Four’s Company: Layman Quadruplets share they are more than just siblings

Riley Neil, Features editor

Fourteen years ago, David and Susan Layman woke up and found the walls of their house painted bright, hot pink with four guilty looking four year olds with pink paint stained on their fingers. Seniors Aaron, Ally, Dawson, and Stephen Layman have been getting into trouble and helping the others out of it since birth, seeing that they are quadruplets. That particular incident was caused by all four of them sneaking out of their beds at night and stealing art supplies from their art majoring older sister to paint their house a neon pink.

“My relationship with each brother differs. I joke that Dawson is my stereotypical jock brother. Our relationship is very joking and if we talk it is either in passing or through argument because honestly we just don’t get along. Typically we are always joking around and making fun of the other person. I wrote an entire essay on how Stephen is my example of strength and how he has truly overcome so much in our lives; he is also funny and can make any situation fun. Aaron is my brother who comes into my room and tells me stories, neverending stories,” Ally Layman said.

The four Laymans are all different and unique, and each play a role into the family dynamic. It helps balance out the family and lets them each succeed in their own individual skills and hobbies.

Aaron was identified by all siblings as the smart, technology-centered one. He is into robotics, computers, and anything to do with technology.  He is the guy to call whenever technology breaks or something just is not going right. Aaron is into robotics and plans on going to the University of Arkansas for engineering. His first year, he plans on doing base, core engineering and then mechanical engineering as a major and electrical engineering as a minor.  

“Being a quadruplet, I have a whole new perspective on looking out for people. I have three siblings I have to watch over and make sure they are doing alright. If one of them gets hurt or into a fight or something, I have a sense that I want to protect them and be there to help them,” Aaron Layman said.

Ally Layman is the only girl out of the four of them and admits that she can be spoiled because of that.

“My mom thinks it is amazing to have a princess of a daughter, which is not necessarily how I view myself, but it has always been different for me being the only girl,” Ally Layman said, “My dad loves having three boys so he will take them out and do a lot of stuff with them, so I have a closer relationship with my mom because I am the only girl.”

Ally was called the smartest by all her brothers, as she is heavily into academics and takes as many Advanced Placement classes as she can. She has always had a variety of interests, from ballet to band to joining Debate this year. Ally also will always have her brothers there to protect her, as Aaron stated that if anything were to happen to her, Stephen, Dawson, and himself would be there to protect her.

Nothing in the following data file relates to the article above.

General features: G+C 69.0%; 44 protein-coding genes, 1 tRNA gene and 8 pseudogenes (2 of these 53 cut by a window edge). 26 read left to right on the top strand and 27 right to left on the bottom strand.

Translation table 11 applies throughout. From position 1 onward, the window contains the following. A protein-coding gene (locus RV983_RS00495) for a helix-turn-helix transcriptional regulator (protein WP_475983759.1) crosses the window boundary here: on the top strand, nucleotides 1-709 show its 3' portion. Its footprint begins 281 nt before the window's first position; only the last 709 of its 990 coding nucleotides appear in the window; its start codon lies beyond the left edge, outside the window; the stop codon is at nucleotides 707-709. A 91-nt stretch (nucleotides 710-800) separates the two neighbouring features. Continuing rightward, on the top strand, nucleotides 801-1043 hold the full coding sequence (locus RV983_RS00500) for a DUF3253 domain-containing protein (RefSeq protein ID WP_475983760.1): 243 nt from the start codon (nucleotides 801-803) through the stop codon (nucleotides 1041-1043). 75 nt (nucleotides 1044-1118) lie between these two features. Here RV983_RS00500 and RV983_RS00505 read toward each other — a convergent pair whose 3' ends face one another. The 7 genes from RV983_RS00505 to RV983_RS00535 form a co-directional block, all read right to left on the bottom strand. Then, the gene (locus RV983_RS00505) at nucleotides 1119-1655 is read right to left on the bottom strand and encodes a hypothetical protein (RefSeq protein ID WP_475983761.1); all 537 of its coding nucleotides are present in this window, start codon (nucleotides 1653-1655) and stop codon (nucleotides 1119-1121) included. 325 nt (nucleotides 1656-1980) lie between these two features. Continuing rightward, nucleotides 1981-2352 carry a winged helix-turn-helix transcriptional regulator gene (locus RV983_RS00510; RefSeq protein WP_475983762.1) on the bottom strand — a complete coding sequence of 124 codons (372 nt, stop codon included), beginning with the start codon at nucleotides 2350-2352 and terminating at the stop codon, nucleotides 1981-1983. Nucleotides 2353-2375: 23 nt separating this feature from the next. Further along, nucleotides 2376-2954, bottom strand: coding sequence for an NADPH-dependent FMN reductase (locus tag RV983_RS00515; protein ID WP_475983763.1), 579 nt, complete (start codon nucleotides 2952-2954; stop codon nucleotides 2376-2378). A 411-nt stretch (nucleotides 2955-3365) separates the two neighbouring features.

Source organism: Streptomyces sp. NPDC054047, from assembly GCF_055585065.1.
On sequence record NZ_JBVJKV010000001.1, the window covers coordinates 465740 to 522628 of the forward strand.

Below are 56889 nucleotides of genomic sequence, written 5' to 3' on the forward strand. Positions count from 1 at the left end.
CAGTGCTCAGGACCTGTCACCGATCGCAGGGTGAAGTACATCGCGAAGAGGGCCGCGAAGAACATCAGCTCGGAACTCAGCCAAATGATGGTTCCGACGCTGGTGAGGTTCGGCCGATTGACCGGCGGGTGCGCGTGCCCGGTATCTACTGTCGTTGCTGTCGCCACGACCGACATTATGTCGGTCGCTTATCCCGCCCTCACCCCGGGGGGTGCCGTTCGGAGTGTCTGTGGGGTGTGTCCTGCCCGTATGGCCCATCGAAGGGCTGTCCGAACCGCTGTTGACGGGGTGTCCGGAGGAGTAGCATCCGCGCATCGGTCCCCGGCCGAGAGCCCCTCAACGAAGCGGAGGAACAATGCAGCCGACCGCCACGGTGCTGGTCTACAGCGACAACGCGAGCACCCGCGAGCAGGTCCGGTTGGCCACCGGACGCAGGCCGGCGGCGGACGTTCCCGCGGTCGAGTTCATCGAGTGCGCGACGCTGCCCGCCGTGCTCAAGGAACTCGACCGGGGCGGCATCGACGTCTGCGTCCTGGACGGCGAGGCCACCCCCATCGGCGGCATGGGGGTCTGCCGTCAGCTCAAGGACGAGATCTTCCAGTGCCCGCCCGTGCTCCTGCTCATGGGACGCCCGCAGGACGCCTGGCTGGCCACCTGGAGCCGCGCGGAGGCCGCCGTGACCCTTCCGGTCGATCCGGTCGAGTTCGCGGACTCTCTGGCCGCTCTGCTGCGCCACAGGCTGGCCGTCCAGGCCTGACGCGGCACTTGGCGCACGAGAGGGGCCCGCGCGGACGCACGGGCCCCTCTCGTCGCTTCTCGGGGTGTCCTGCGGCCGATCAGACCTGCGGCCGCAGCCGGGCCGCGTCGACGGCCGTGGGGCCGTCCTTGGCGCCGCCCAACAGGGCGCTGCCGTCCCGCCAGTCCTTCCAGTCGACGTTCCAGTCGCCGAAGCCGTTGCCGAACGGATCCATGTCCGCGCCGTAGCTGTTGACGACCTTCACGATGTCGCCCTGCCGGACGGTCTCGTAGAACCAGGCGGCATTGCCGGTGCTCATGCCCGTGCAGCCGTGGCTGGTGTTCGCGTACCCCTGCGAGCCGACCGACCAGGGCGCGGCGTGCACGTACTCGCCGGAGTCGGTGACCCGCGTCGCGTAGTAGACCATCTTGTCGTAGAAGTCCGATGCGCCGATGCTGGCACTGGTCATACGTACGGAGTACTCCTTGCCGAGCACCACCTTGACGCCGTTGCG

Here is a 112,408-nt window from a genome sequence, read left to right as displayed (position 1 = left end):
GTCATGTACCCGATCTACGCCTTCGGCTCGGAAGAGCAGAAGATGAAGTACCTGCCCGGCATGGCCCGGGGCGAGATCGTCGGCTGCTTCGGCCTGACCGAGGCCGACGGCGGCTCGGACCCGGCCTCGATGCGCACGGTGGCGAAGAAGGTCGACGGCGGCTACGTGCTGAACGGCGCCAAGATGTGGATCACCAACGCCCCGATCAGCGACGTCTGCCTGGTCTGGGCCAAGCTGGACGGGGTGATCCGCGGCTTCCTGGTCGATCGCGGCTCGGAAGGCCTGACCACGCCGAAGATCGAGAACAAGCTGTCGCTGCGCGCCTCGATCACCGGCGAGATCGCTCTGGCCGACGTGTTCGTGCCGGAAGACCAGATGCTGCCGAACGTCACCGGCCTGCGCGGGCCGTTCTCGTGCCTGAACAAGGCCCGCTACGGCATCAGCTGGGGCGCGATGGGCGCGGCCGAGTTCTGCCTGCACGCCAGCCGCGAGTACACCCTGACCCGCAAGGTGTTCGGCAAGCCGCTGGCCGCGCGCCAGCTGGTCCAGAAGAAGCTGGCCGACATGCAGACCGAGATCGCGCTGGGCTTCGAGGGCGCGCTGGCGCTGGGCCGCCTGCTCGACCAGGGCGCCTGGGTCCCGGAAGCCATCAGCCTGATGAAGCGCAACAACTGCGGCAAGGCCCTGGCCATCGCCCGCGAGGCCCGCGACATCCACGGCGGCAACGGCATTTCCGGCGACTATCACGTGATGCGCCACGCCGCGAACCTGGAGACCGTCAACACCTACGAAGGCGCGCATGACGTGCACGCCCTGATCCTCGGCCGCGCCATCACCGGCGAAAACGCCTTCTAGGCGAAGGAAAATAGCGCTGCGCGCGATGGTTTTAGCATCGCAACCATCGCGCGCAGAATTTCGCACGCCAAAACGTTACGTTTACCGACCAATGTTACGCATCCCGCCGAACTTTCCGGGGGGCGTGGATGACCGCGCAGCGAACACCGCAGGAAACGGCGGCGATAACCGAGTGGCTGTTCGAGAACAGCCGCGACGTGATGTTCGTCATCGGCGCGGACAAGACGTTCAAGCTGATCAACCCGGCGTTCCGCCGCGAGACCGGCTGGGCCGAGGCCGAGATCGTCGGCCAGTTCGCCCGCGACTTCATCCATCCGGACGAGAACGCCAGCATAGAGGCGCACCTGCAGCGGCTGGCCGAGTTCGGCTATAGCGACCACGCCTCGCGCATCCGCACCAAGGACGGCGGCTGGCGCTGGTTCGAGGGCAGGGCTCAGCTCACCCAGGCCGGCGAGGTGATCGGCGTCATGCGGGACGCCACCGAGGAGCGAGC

“Dawson is the athletic one. If we need something that needs anything that takes physical effort, like move something, he is there to help us,” Aaron Layman said.

Dawson Layman played football until his sophomore year and is now the swim and dive captain. He went to state last year and plans on going again this year. He also shows hogs for FFA and enjoys spending time outside. He loves anything that involves getting outdoors and doing something athletic.

“I love being a quadruplet because you are never alone- almost to the point where you want to be. I also learned how to share things and not be selfish,” Dawson Layman said.

Stephen Layman is very musical. He likes to write stories, sing and play guitar. Stephen also is being described by his siblings as always lightening the mood and being able to crack a joke.

“He makes life so much fun, and I think that someone like Stephen totally has the opportunity to not make it that way,” Ally Layman said.

Stephen has health issues that make it difficult for him to walk, along with other complications that were caused by being a quadruplet. These struggles do not stop Stephen and actually make him an even stronger person, a bigger role model, and he unites the family together.

“I think that when you share a birthday with a person and that same birth caused his complications, it makes you think how easily it could be you. It also makes you think how we are all in this together, we started together and we all want to finish together. We want Stephen to graduate with us and we want Stephen to have the same opportunities as us. In a way, it has bonded us together by wanting to help each other out,” Ally Layman said.

Overall, all four agreed that having three siblings your own age makes you never have to do anything alone. They are more than just family- they are also best friends that will always be there for each other.

“I don’t think I could handle being an older child. My brothers and my sisters are my best friends,” Stephen Layman said.